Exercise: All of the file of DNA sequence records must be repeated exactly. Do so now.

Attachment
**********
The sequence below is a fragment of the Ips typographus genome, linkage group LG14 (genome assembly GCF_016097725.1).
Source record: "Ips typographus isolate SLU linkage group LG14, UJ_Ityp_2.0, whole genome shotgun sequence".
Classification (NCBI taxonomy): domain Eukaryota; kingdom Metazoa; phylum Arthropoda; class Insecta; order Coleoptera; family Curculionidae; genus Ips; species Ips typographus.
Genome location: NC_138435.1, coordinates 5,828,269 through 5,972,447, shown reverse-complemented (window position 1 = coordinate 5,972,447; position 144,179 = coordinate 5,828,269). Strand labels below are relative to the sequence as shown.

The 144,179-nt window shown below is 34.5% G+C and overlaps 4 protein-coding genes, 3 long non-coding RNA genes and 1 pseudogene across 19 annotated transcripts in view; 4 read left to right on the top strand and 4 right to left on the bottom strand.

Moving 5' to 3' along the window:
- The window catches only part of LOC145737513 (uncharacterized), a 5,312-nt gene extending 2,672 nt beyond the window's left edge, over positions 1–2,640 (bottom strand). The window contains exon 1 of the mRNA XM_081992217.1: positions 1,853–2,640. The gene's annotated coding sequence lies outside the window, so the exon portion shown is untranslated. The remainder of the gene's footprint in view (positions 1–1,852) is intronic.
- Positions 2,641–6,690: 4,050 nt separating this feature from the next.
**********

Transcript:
The sequence below is a fragment of the Ips typographus genome, linkage group LG14 (genome assembly GCF_016097725.1).
Source record: "Ips typographus isolate SLU linkage group LG14, UJ_Ityp_2.0, whole genome shotgun sequence".
Classification (NCBI taxonomy): domain Eukaryota; kingdom Metazoa; phylum Arthropoda; class Insecta; order Coleoptera; family Curculionidae; genus Ips; species Ips typographus.
Genome location: NC_138435.1, coordinates 5,828,269 through 5,972,447, shown reverse-complemented (window position 1 = coordinate 5,972,447; position 144,179 = coordinate 5,828,269). Strand labels below are relative to the sequence as shown.

The 144,179-nt window shown below is 34.5% G+C and overlaps 4 protein-coding genes, 3 long non-coding RNA genes and 1 pseudogene across 19 annotated transcripts in view; 4 read left to right on the top strand and 4 right to left on the bottom strand.

Moving 5' to 3' along the window:
- The window catches only part of LOC145737513 (uncharacterized), a 5,312-nt gene extending 2,672 nt beyond the window's left edge, over positions 1–2,640 (bottom strand). The window contains exon 1 of the mRNA XM_081992217.1: positions 1,853–2,640. The gene's annotated coding sequence lies outside the window, so the exon portion shown is untranslated. The remainder of the gene's footprint in view (positions 1–1,852) is intronic.
- Positions 2,641–6,690: 4,050 nt separating this feature from the next.